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ELIOPOULOS v. NATION'S TITLE INS. OF NEW YORK

January 16, 1996

THOMAS ELIOPOULOS, Plaintiff,
v.
NATION'S TITLE INSURANCE OF NEW YORK, INC., a.k.a. U.S. LIFE TITLE INSURANCE COMPANY OF NEW YORK, TITLE USA INSURANCE CORPORATION OF NEW YORK, INC., and TRW TITLE INSURANCE OF NEW YORK, INC, Defendant.



The opinion of the court was delivered by: MCAVOY

 Plaintiff Thomas Eliopoulos brought suit against defendant Nation's Title Insurance of New York, Inc., for its alleged breach of a title insurance policy, seeking monetary damages and injunctive relief. Pursuant to a settlement agreement dated October 30, 1995, plaintiff received $ 165,000 in return for withdrawing his primary cause of action against defendant. Defendant moves for summary judgment with respect to plaintiff's two remaining causes of action.

 I. Background

 A. Facts

 By deed dated November 30, 1981, from Else Sortire Young to Thomas Eliopoulos, plaintiff acquired ownership and title to a parcel of land known as "Glenburnie on Lake George," a pre-existing subdivision in the Town of Putnam, New York ("the Property"). Plaintiff claims that when he purchased the Property, he intended either to sell lots as configured on the original subdivision map, or to reconfigure the lots and sell them as reconfigured. (Compl. P 14.) Although plaintiff supposed that he could sell lots as originally configured without government approval, he believed that he would need permission from the Adirondack Park Agency ("APA"), a New York State agency, before reconfiguring them. (Id. at PP 15-16.)

 On February 19, 1982, in connection with his acquisition of the Property, plaintiff purchased from defendant, then known as the U.S. Life Title Insurance Company of New York, a $ 500,000 title insurance policy ("the Policy"). (Id. at PP 17-19.) The Policy was modified in 1982 and 1983 to reflect survey readings by the land surveyors Coulter and McCormack. (Id. at PP 5-6.) The parties do not dispute that the Policy has been in full force and effect at all times relevant to this action.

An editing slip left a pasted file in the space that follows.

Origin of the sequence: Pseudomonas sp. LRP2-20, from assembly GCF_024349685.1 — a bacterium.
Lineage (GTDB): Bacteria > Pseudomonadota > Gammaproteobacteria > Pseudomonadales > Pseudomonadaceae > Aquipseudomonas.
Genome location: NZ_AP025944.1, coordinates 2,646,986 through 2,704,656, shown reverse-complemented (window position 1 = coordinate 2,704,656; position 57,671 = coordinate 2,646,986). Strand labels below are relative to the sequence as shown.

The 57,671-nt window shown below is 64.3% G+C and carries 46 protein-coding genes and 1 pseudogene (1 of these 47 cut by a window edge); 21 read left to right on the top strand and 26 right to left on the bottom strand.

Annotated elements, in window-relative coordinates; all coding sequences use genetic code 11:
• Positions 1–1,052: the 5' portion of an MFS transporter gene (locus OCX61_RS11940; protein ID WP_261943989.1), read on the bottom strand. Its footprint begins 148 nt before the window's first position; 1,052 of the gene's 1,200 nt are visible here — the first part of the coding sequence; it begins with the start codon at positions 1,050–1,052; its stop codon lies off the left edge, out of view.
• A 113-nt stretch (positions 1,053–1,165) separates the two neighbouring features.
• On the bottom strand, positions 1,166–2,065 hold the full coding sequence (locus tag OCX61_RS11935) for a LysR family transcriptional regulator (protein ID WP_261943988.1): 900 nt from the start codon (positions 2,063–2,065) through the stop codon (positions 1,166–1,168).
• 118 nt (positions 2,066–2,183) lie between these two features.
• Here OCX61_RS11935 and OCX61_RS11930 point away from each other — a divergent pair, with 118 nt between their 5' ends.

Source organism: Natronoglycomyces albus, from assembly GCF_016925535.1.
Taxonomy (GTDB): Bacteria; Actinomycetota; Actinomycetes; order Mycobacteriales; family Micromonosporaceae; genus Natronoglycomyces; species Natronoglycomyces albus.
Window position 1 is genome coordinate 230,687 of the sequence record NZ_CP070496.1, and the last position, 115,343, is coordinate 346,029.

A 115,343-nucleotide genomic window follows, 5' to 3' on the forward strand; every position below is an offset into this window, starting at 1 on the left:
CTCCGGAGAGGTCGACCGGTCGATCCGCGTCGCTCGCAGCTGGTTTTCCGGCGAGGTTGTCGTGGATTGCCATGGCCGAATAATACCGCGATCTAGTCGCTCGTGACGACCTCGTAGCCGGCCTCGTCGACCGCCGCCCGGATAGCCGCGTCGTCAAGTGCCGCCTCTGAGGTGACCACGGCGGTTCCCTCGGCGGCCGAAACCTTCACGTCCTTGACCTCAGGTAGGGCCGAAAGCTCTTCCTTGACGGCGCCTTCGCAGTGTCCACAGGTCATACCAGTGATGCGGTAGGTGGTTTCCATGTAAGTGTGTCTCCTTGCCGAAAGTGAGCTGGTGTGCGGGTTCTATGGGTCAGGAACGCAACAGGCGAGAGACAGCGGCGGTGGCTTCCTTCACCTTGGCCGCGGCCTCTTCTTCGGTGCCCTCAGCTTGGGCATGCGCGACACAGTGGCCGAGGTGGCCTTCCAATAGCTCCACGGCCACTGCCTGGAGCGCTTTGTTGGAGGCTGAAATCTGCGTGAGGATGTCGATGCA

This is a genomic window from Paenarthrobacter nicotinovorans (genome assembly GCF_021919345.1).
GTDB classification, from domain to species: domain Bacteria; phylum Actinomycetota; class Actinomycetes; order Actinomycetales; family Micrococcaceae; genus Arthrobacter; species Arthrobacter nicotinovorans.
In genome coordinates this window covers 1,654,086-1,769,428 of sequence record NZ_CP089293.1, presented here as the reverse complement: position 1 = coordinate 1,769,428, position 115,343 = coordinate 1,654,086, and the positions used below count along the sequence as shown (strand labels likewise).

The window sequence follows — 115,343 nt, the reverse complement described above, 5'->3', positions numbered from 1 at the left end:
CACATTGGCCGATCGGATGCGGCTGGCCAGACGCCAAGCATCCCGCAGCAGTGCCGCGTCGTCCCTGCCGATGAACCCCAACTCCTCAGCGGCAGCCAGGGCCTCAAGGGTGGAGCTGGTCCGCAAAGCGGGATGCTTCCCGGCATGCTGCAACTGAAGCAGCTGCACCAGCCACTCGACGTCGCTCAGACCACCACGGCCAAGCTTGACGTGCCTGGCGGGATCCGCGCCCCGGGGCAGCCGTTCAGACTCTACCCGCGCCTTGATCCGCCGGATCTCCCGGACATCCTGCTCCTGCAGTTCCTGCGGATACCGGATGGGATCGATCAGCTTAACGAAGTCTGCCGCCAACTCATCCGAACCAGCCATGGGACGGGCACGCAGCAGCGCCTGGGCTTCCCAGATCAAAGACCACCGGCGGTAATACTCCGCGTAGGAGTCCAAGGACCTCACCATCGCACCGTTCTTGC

In 1983, a series of state court actions commenced between plaintiff and Arthur Oldham, II, concerning the ownership of a portion of a road on the Property known as "Lake George Avenue." On October 25, 1991, the Supreme Court rendered a decision in favor of Mr. Oldham, which was reduced to a judgment in early 1992. After plaintiff unsuccessfully appealed the decision and the judgment, the amount of acreage on the Property he owned pursuant to the deed decreased. As a result, plaintiff claims, Lot No. 9 lost roughly 75% of its fair market value and Lot No. 7 lost all of its fair market value. (Id. at PP 34-35, 37-39.) Plaintiff alleged in his first cause of action that despite his notice and demands, defendant refused to compensate him for either loss. Pursuant to the settlement agreement, plaintiff has withdrawn this cause of action.

 Beginning in 1992, plaintiff became aware of nine alleged encroachments on the Property, each of which, he asserts, clouds his title to property covered by the Policy. Plaintiff claims that he brought each alleged encroachment to the attention of defendant and requested that defendant take steps to defend against them and to remove the clouds on his title, but that defendant refused to honor the Policy or to take action to remove the clouds on plaintiff's title.